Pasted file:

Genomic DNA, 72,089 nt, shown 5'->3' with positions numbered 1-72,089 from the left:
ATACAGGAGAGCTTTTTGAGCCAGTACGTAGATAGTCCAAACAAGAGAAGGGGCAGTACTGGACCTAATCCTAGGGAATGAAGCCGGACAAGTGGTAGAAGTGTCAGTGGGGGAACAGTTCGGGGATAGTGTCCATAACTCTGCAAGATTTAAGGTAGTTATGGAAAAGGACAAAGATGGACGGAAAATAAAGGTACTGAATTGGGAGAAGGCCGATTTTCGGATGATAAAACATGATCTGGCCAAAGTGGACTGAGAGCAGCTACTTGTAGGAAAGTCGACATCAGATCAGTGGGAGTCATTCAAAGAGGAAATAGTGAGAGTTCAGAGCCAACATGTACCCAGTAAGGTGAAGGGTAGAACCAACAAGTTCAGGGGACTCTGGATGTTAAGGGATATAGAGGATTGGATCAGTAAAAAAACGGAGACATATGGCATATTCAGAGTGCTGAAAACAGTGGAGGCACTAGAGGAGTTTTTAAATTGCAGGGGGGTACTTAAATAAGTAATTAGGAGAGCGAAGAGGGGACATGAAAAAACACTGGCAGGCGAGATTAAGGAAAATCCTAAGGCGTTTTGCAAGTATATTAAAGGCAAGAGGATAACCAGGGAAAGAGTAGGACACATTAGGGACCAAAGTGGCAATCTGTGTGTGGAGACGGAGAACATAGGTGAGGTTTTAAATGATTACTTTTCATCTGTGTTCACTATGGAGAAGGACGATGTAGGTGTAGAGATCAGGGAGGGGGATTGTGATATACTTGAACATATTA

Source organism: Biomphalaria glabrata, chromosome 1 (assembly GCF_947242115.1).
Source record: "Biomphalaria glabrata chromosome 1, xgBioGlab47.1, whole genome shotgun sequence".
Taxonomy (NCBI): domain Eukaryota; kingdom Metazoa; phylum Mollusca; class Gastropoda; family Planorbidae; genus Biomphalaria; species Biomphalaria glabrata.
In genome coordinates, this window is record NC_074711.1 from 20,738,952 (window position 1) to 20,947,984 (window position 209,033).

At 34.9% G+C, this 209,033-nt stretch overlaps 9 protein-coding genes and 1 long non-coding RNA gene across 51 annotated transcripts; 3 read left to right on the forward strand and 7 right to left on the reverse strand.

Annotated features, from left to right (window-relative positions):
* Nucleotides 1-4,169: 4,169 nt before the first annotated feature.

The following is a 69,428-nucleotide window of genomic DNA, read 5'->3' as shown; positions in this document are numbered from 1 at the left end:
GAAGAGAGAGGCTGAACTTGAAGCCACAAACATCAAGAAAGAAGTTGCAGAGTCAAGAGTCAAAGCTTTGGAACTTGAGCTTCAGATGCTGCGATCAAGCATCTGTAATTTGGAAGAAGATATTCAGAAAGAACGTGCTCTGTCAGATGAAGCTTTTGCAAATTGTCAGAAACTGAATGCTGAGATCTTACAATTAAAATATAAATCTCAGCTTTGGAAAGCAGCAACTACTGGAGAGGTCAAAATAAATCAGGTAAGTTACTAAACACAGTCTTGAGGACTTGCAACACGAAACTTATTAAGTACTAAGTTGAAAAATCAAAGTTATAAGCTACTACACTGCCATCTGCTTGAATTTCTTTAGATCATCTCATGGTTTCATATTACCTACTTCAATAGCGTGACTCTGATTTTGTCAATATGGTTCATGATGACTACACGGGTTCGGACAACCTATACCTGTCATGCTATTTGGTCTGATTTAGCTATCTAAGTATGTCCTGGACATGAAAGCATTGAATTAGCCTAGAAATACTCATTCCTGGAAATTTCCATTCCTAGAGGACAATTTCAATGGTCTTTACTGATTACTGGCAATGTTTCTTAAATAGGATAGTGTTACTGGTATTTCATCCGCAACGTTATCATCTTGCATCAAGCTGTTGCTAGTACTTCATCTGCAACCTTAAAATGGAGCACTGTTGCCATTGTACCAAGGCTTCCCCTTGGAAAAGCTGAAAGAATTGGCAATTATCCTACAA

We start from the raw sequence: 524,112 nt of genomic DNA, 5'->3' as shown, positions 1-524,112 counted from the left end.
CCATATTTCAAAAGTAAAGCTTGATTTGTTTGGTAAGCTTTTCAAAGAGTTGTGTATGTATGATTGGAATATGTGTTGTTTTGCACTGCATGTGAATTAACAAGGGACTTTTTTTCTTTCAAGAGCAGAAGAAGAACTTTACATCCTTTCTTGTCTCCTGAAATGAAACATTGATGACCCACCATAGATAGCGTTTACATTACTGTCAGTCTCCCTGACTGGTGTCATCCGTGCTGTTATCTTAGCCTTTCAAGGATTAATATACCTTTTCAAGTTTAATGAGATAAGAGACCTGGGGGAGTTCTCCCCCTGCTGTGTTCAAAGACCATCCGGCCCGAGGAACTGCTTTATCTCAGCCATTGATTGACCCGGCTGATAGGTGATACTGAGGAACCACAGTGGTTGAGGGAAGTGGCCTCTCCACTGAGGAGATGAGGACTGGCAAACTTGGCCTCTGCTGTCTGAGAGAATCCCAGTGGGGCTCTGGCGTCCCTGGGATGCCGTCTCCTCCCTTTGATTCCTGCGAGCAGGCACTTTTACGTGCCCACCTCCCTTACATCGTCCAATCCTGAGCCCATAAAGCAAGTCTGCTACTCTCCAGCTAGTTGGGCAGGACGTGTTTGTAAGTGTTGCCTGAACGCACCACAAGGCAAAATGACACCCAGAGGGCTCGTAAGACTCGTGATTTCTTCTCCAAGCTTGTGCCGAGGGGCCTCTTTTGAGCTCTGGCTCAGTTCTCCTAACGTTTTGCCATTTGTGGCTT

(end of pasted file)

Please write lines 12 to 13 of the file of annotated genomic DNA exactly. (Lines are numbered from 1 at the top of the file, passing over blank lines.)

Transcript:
We start from the raw sequence: 524,112 nt of genomic DNA, 5'->3' as shown, positions 1-524,112 counted from the left end.
CCATATTTCAAAAGTAAAGCTTGATTTGTTTGGTAAGCTTTTCAAAGAGTTGTGTATGTATGATTGGAATATGTGTTGTTTTGCACTGCATGTGAATTAACAAGGGACTTTTTTTCTTTCAAGAGCAGAAGAAGAACTTTACATCCTTTCTTGTCTCCTGAAATGAAACATTGATGACCCACCATAGATAGCGTTTACATTACTGTCAGTCTCCCTGACTGGTGTCATCCGTGCTGTTATCTTAGCCTTTCAAGGATTAATATACCTTTTCAAGTTTAATGAGATAAGAGACCTGGGGGAGTTCTCCCCCTGCTGTGTTCAAAGACCATCCGGCCCGAGGAACTGCTTTATCTCAGCCATTGATTGACCCGGCTGATAGGTGATACTGAGGAACCACAGTGGTTGAGGGAAGTGGCCTCTCCACTGAGGAGATGAGGACTGGCAAACTTGGCCTCTGCTGTCTGAGAGAATCCCAGTGGGGCTCTGGCGTCCCTGGGATGCCGTCTCCTCCCTTTGATTCCTGCGAGCAGGCACTTTTACGTGCCCACCTCCCTTACATCGTCCAATCCTGAGCCCATAAAGCAAGTCTGCTACTCTCCAGCTAGTTGGGCAGGACGTGTTTGTAAGTGTTGCCTGAACGCACCACAAGGCAAAATGACACCCAGAGGGCTCGTAAGACTCGTGATTTCTTCTCCAAGCTTGTGCCGAGGGGCCTCTTTTGAGCTCTGGCTCAGTTCTCCTAACGTTTTGCCATTTGTGGCTT